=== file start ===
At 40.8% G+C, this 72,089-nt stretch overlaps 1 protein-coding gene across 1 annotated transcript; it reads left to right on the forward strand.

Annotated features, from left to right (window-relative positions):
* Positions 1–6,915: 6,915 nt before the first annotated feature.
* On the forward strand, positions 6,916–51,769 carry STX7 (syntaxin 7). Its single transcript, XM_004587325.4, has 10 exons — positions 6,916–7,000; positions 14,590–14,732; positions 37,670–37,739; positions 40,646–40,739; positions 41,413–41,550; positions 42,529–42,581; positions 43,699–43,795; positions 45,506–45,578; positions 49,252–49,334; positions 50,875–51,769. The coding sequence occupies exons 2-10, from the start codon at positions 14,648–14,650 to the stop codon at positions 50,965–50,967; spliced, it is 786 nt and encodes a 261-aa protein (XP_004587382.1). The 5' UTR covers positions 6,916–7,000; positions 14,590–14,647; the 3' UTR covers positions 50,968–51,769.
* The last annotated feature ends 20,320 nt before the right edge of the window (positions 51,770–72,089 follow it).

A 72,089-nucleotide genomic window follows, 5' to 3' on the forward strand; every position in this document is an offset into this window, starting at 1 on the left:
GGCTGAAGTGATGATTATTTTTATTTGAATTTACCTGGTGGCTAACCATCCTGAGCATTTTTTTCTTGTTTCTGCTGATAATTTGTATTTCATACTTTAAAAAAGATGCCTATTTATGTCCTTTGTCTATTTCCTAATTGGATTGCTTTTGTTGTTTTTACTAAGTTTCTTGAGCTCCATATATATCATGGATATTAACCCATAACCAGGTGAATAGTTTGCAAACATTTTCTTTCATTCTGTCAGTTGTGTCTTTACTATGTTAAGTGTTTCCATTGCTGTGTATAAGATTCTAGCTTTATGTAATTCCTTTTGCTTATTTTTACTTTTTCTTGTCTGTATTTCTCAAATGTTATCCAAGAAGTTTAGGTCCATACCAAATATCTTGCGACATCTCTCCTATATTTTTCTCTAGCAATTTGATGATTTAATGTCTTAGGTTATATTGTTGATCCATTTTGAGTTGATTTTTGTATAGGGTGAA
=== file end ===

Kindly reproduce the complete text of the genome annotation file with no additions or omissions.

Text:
At 40.8% G+C, this 72,089-nt stretch overlaps 1 protein-coding gene across 1 annotated transcript; it reads left to right on the forward strand.

Annotated features, from left to right (window-relative positions):
* Positions 1–6,915: 6,915 nt before the first annotated feature.
* On the forward strand, positions 6,916–51,769 carry STX7 (syntaxin 7). Its single transcript, XM_004587325.4, has 10 exons — positions 6,916–7,000; positions 14,590–14,732; positions 37,670–37,739; positions 40,646–40,739; positions 41,413–41,550; positions 42,529–42,581; positions 43,699–43,795; positions 45,506–45,578; positions 49,252–49,334; positions 50,875–51,769. The coding sequence occupies exons 2-10, from the start codon at positions 14,648–14,650 to the stop codon at positions 50,965–50,967; spliced, it is 786 nt and encodes a 261-aa protein (XP_004587382.1). The 5' UTR covers positions 6,916–7,000; positions 14,590–14,647; the 3' UTR covers positions 50,968–51,769.
* The last annotated feature ends 20,320 nt before the right edge of the window (positions 51,770–72,089 follow it).

A 72,089-nucleotide genomic window follows, 5' to 3' on the forward strand; every position in this document is an offset into this window, starting at 1 on the left:
GGCTGAAGTGATGATTATTTTTATTTGAATTTACCTGGTGGCTAACCATCCTGAGCATTTTTTTCTTGTTTCTGCTGATAATTTGTATTTCATACTTTAAAAAAGATGCCTATTTATGTCCTTTGTCTATTTCCTAATTGGATTGCTTTTGTTGTTTTTACTAAGTTTCTTGAGCTCCATATATATCATGGATATTAACCCATAACCAGGTGAATAGTTTGCAAACATTTTCTTTCATTCTGTCAGTTGTGTCTTTACTATGTTAAGTGTTTCCATTGCTGTGTATAAGATTCTAGCTTTATGTAATTCCTTTTGCTTATTTTTACTTTTTCTTGTCTGTATTTCTCAAATGTTATCCAAGAAGTTTAGGTCCATACCAAATATCTTGCGACATCTCTCCTATATTTTTCTCTAGCAATTTGATGATTTAATGTCTTAGGTTATATTGTTGATCCATTTTGAGTTGATTTTTGTATAGGGTGAA